You will be hard pressed to prove AI is bloated even with traditional calculation.

  42. That would have been solid gold if it was the greatest grift of all time. Three actors standing there with a sign then take you out into the car park sans luggage and just disappear.

  43. @Ben

    Security is always tight in India, everywhere. Scanning and a full body frisk is the norm. Two years ago, a huge trial was conducted using the millimeter wave scanners, but the CISF and AAIA were dissatisfied with the results. They were still thinking about a secondary trial with the improved technology until this occurred:http://www.cnn.com/2015/06/01/politics/tsa-failed-undercover-airport-screening-tests/

    The traditional scanners combined with full body searches were significantly more difficult to thwart and remain the preferred medium of security check combined with the double layer of security, which is also conducted before entering the gate enclosures.

  44. David gets the award for the most culturally insensitive comment in the history of this blog ever, and I can only really congratulate Loz on her classy comeback to such a demeaning and racist comment.

  45. @USMarineCorpsVet

    Based on your tag name, I for one appreciate the services of all soldiers and officers to their nation and I’m sure I’m not alone here. Although you may not have been treated as a VIP, the reality is that you and the millions around the world such as you are the true VIPs and frankly selfless heroes. Cheers to you.

  46. Is it just me or have these comments lately for Air India been less about the trip report, and more about dramatic people going back and forth over insignificant arguments? Dissapointing to say the least that people can’t take this for what it’s worth…one mans perception of an airline and the service it offers.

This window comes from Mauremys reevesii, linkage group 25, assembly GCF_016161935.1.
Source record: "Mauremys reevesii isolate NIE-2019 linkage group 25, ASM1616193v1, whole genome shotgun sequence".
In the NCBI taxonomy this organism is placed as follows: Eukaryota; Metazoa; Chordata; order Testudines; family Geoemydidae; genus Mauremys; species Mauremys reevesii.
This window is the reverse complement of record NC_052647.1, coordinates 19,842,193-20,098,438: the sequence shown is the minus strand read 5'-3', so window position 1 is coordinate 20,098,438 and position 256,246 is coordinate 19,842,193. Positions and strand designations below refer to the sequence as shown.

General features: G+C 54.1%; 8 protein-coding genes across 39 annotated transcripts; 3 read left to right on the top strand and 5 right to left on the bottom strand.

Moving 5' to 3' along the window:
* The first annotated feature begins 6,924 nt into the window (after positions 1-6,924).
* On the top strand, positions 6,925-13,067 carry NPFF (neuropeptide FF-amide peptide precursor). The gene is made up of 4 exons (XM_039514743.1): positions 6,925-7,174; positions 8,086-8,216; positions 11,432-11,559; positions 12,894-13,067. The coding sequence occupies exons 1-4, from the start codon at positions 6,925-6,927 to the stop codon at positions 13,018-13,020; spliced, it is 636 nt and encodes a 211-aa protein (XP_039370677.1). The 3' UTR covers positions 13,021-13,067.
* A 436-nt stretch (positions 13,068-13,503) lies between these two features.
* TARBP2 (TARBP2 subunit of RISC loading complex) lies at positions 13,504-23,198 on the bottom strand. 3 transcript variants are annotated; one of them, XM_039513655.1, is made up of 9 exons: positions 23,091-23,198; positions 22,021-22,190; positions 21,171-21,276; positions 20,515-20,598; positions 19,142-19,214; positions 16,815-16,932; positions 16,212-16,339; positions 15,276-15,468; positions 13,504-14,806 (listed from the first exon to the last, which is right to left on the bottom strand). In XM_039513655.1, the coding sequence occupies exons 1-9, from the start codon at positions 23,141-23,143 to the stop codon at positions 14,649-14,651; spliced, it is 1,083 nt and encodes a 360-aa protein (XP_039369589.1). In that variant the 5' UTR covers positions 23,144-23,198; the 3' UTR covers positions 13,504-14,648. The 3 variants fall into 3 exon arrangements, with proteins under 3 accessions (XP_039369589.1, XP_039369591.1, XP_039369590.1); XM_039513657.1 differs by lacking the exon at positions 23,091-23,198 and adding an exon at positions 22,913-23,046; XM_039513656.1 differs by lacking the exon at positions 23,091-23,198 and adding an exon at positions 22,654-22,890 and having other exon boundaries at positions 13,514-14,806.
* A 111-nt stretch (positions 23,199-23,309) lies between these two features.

Ben – I really appreciate the report since again, as many have said, AI first class reviews are not very common. Keep up the great work!

  47. I just got back from two weeks in India and I am not surprised by the level of service and hospitality you received. It is second to none and surprisingly affordable compared to western prices! If you haven’t already, you should try and spend some time in India. Incredibly country with so much to offer.

  48. Thanks for another great repirt! @Joe- I hear you, but having never been to India, I am really interested in the comments about the cultural norms, tipping, etc. I think we all want to know how likely it is that we would have the same experience. (But racist and political comments are innapropriate. )

  49. My parents occasionally got similar level of service on arriving international economy connecting domestic economy on a low cost air carrier like Indigo. They got escorted through immigration, baggage and security to catch a connecting flight due to a very tight layover in Chennai Airport. All I had to do is call beforehand and request the airline company and the airport manager to get them expedited if possible, they usually honor the request.

    @Lucky – That was a nice experience you had too, btw you should fly to South Indian Airports when you get a chance, lots of International flights to Bangalore, Chennai, Coimbatore and Cochin, although none in F class sadly except EK.

  50. @Loz

    I made it out alive, thanks for asking! This Indian guy on my last flight got so mad that I got off the plane before him that he went on a shooting spree in my neighborhood. Luckily the kids and I smelled his body odor before he snuck up on us. Thank goodness for pungent spices and bad personal hygiene!

    While I have you here, I need next day shipping on that order. I’ll pay whatever it takes, so hop into your cab and bring it here yourself if you need to. I haven’t checked exchange rates in a while but $1 should feed your family for a week or two, eh? I got a nice $5 bill here with your name on it!

    Anyway, gotta go shoot some cows. Later!

  51. Oh for the days the comments were a strength of this blg. Now, they just make me cringe. if you ask old timers to identify worst part about the attention our hobby has “enjoyed” in recent years, they would probably mention devaluations, elimination of promos like the USAirways grand slam or disappearance of manufactured spend techniques.

    For me, the deterioration of the commenters on a blog that used to have some of the best in the industry is definitely up there.